Despite that transverse mounted motor, the CB650R has a slender profile and nicely sized set of bars. The combination makes it feel incredibly flickable. Manoeuvring around and through traffic is a breeze and made me wish more than a few times that lane-splitting and traffic filtration were smiled upon practices in this city. On extended highway runs, the lower ergonomics were a touch cramped for my 1.8m frame but I wouldn’t say I suffered as the saddle provided enough room to move around and relieve joints and hot-spots. For riders that are less leggy than I (864mm inseam), the CB650R could comfortably serve up a long days’ worth of riding.
Provided your feet don’t melt that is… I was shocked by just how much heat that gorgeous set of pipes was throwing down low. I guess there really is no art without suffering.
2020 Honda CB650R Front
2020 Honda CB650R Side
2020 Honda CB650R Motor
2020 Honda CB650R Wheel
2020 Honda CB650R Side
2020 Honda CB650R Back
The front forks are a non-adjustable set of 41mm separate-function units (meaning one inverted tube handles damping while the other houses the spring) from Showa. I found them compliant enough to soak up minor road imperfections while remaining on the firm and sporty side. The rear mono-shock can be adjusted for pre-load with 7 settings on offer. I didn’t feel the need to fiddle away from the factory settings for my 83kg of mass but if a pillion rider was in the cards, it’s nice to know things can be stiffened to accommodate.
Stopping power is adequate thanks to the 2-channel ABS equipped, twin, four-pot calipers up front but the feel through the lever was a bit squishy and lacked the initial bite I expected. A different set of pads or an upgrade to braided lines would likely fix things. Regardless, once accustomed, I wasn’t overly concerned about running out of space before coming to a halt.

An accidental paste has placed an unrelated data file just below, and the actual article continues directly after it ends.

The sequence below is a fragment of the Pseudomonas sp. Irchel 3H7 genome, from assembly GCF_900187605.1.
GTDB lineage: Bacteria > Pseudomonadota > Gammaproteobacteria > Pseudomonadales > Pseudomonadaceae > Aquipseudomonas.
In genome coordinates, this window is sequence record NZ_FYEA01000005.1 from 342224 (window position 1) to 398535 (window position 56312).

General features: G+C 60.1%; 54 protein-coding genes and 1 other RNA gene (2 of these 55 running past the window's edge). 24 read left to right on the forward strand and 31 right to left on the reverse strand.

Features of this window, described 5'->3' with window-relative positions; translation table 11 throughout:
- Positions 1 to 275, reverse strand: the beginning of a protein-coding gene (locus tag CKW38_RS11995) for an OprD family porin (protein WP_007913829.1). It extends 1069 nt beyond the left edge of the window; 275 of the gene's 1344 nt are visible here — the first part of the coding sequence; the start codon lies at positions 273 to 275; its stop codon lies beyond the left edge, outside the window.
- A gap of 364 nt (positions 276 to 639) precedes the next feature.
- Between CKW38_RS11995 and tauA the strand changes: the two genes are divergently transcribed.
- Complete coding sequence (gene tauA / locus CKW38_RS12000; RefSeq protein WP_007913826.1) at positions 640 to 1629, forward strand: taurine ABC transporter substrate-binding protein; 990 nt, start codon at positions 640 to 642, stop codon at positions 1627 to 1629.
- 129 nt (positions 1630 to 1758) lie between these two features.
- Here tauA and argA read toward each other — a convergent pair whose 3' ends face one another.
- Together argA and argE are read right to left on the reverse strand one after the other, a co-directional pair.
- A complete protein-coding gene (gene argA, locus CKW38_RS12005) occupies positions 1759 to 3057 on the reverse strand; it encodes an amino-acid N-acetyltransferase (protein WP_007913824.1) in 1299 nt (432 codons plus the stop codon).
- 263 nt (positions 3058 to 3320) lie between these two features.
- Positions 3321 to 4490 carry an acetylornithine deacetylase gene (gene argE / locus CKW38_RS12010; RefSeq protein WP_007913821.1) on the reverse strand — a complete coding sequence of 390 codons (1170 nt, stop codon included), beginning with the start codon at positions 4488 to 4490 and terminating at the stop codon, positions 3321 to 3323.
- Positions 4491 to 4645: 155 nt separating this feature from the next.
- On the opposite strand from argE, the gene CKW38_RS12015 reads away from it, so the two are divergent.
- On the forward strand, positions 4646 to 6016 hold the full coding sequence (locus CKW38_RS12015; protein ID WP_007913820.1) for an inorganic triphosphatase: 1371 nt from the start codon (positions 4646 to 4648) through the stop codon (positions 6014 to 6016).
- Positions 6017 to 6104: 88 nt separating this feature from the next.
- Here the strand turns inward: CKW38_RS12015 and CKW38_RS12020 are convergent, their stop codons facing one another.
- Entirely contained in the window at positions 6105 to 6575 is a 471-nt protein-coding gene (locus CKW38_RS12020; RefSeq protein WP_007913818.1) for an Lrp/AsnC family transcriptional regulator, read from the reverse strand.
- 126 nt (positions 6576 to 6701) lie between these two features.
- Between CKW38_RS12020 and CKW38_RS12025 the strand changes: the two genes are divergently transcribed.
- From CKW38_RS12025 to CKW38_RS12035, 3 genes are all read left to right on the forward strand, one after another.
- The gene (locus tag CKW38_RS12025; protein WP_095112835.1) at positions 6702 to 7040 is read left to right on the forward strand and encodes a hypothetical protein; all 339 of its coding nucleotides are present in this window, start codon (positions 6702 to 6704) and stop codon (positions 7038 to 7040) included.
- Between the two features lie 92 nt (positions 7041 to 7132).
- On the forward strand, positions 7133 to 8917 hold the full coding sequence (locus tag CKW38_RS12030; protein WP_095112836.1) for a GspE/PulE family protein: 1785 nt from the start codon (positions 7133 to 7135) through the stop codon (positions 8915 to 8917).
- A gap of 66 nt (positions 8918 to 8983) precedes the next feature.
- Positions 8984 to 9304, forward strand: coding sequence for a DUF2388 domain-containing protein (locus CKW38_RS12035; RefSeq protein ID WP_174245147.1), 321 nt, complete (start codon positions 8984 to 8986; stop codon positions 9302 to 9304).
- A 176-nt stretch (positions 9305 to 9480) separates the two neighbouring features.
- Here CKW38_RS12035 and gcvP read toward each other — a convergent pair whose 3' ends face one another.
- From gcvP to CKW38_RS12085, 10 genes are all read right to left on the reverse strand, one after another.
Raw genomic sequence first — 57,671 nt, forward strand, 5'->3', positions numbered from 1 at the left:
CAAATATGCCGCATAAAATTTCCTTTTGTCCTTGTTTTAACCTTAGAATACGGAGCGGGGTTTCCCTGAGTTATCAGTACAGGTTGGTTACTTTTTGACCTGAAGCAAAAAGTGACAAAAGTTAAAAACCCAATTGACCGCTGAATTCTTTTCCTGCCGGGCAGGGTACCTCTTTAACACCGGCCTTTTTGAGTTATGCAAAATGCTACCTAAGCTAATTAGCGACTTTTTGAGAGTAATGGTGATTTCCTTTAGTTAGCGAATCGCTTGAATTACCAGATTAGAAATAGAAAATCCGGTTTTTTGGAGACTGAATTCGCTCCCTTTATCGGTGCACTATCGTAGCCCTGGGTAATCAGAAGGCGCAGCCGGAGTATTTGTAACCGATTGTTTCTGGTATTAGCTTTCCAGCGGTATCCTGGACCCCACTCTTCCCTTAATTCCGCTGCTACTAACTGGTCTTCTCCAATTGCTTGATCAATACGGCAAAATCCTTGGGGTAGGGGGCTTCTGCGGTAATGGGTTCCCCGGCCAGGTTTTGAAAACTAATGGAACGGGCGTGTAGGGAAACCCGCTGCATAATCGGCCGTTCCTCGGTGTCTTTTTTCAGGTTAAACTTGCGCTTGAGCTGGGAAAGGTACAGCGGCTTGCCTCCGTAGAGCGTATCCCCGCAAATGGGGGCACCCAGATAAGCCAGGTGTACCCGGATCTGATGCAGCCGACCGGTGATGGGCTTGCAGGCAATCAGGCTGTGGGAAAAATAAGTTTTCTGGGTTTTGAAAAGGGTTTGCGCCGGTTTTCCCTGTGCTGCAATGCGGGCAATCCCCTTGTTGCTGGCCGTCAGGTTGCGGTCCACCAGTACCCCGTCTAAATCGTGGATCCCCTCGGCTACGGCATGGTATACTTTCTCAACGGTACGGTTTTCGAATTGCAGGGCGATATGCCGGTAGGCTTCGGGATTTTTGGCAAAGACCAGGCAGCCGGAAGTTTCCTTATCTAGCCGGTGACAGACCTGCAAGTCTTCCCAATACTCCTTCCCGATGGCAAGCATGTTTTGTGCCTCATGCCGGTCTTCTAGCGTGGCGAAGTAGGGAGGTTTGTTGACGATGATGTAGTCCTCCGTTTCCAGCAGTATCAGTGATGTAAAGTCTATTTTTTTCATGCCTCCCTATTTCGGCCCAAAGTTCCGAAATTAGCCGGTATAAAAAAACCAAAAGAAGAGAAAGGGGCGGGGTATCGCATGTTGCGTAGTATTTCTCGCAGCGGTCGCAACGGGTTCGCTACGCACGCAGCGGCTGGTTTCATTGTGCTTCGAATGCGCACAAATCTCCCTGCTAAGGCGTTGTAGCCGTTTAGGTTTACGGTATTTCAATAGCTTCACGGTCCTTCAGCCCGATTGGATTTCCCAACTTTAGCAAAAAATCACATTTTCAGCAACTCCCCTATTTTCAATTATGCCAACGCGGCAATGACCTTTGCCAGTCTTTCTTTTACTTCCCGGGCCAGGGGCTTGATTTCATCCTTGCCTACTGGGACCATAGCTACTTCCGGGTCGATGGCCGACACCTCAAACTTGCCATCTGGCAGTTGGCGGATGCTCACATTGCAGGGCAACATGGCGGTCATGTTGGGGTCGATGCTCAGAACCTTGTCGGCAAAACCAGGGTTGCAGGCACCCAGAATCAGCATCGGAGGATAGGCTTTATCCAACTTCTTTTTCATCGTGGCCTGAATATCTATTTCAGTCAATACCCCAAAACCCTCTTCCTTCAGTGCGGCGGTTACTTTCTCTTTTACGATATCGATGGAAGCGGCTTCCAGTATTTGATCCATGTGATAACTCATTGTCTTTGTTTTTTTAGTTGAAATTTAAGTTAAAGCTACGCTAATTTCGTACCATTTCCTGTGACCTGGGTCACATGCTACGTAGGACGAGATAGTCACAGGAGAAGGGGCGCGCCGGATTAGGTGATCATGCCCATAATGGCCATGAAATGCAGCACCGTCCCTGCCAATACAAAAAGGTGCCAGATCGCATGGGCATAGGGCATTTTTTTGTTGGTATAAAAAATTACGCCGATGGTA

With a curb weight of 201kg (443-lbs), the CB650R isn’t exactly svelte. In fact, it’s nearly 20kg heavier than the current category darling, Yamaha’s MT-07. On paper that’s a penalty but I didn’t find it translated to rider feel, meaning it wears that extra 10% of heft well. If commuting ever becomes a thing we all do again, the CB650R would make for an excellent choice to indulge in free downtown parking without sacrificing any fun on the weekends.
2020 Honda CB650R Gears
2020 Honda CB650R Dash
2020 Honda CB650R
Soichiro Honda once asked “Why should a man… spend his days seated behind a desk, twiddling his thumbs to pass the time?”. The CB650R provides plenty of reasons to sheath those thumbs in leather and twist a grip. Like the UJMs of Honda’s past, this re-imagined CB650R offers all of the essential ingredients that made good motorcycles great. It’s comfortable, fast, handles well, has a unique (in its class) engine and comes in an attractively designed package. Whether you call it a “Neo-Sports Cafe” or not isn’t going to change that although it may score you a few extra likes on the gram.